In the world of women's athletic wear, Girlfriend Collective has quite a following and are famous for exactly two things:
Using ethical materials & sustainable manufacturing, and
Giving away free leggings before their official launch.
The result? They received 10,000 orders on the day of their official launch.
What were the secrets to Girlfriend.com's successful brand launch?
1. Girlfriend Collective found ethical manufacturing processes that resonated with customers and gave them a good reason to buy
The inspiration for Girlfriend Collective struck when founder Ellie Dinh was having trouble finding women's leggings that were made ethically. Seeing a market opportunity for more eco-friendly active wear, she and her husband, Quang Dinh, decided to create such a brand. One that was direct-to-consumer and with an environmentally-friendly twist.
"We're hitting a lot of different demographics—there's the girl who just wants a deal and there are the girls who are ethical, thoughtful shoppers, and then the girl who understands our aesthetic.
"We're definitely a brand for millennials, but then we have grandmas in our leggings—it's really for anybody, and it's so exciting to see that."
They managed to find a factory in Taiwan that re-purposed post-consumer plastic drinking bottles into fabrics, and a SA8000-certified fair trade garment factory in Hanoi, Vietnam. It seems to be working; by December 2016, half a year after they launched, Ellie revealed they had already recycled more than 1,500,000 water bottles.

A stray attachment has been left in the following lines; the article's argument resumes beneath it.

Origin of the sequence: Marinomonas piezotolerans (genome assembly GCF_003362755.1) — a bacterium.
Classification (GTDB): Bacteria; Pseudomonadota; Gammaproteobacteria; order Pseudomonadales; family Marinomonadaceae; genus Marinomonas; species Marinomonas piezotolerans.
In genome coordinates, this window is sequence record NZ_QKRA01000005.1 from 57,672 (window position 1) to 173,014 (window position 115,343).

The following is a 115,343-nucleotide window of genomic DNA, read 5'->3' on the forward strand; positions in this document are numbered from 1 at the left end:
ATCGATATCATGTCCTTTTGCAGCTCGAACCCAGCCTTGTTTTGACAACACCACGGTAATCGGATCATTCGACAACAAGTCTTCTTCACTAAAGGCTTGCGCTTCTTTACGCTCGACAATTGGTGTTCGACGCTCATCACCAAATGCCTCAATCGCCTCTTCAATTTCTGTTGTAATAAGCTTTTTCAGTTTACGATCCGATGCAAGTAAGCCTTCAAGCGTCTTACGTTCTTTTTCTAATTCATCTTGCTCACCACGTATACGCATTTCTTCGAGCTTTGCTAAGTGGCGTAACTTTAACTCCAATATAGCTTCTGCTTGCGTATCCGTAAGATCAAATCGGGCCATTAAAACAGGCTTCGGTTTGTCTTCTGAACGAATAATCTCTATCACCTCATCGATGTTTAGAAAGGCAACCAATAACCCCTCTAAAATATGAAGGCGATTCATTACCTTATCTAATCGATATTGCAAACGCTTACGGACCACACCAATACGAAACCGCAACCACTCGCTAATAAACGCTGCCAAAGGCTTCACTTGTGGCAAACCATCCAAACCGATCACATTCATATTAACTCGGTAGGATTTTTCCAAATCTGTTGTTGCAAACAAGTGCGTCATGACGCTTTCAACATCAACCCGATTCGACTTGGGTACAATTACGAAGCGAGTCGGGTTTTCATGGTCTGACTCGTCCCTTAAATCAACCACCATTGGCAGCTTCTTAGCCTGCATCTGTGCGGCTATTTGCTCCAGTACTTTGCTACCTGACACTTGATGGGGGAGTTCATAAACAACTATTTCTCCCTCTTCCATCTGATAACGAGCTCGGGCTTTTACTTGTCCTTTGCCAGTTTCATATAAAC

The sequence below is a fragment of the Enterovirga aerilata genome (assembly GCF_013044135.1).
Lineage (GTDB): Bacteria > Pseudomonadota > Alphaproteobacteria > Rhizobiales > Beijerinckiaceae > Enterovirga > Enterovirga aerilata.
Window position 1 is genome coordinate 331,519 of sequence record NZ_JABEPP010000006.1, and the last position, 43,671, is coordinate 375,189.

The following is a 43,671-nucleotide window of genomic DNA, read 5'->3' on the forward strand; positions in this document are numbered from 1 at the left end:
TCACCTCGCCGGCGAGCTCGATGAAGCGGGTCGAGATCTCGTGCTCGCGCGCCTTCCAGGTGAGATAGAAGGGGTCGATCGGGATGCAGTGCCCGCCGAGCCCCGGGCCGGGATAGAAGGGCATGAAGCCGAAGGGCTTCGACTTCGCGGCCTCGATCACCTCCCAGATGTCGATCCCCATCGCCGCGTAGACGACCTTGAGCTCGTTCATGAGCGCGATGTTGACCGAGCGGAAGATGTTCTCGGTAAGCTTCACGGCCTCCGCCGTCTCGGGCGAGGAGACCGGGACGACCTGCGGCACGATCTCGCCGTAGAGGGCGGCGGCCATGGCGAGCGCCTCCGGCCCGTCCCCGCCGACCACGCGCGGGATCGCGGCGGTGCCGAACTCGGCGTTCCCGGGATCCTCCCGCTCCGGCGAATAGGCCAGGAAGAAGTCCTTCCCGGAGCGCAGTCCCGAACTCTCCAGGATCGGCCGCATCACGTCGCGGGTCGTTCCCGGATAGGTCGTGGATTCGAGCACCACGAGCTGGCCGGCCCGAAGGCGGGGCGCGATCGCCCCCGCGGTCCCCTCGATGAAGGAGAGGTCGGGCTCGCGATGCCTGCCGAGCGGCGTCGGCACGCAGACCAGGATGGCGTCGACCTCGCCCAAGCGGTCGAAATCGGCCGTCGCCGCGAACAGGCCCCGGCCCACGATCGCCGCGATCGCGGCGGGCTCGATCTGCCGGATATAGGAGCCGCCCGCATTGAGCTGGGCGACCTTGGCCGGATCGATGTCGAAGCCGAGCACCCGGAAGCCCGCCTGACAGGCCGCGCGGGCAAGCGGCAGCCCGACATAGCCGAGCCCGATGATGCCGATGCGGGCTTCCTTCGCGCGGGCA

(Ed: At about 25 bottles per pair, that's at least 60,000 pairs of leggings!)
They also let people know where exactly in Vietnam their products are made, in case anybody's interested.
2. Girlfriend.com gave away $80 leggings for free to anyone who shared their post on social media (and paid for shipping).
Rather than doing what everyone else was doing by engaging an ad agency to market their launch. Girlfriend Collective decided to go with word-of-mouth marketing instead. They directed their entire marketing budget for the launch into giving away their gear for free.
All customers had to do was to share on Facebook or through email, and pay for the shipping costs (which came to about $20). The retail price of each pair was $68-78.
Girlfriend Collective received 10,000 orders on their first day, and their website crashed within the first 2 days from heavy visitor load.
"It was so nuts. We were just freaking out, and then the sharing feature on Facebook crashed, which helped us catch our breath for a minute."
The marketing strategy was such a success that they had to delay shipment for a while and extended their campaign for another month.
How did Girlfriend Collective manage to generate so much word-of-mouth?
A) Customers fell in love with Girlfriend Collective's brand story, not just the free products.
Customers who wanted to redeem their free pair of leggings had to go through their FAQ page, which explained how each pair of leggings were made using plastic bottles. It also explained they ensure that their products are fair-trade-certified.
According to Quang,
We know for us, if we can get a few users to click through and fall in love with the brand, they'll share. You see the content, you see what we're doing, you see the campaign and you read our 'about' page — that's what we want consumers to do, not just redeem a free pair of leggings. We want them to be fans and fanatics, and show their friends.
Everyone loves a good deal, but showing the efforts made by the company to make a positive impact meant that each customer who bought from them would be supporting their cause too.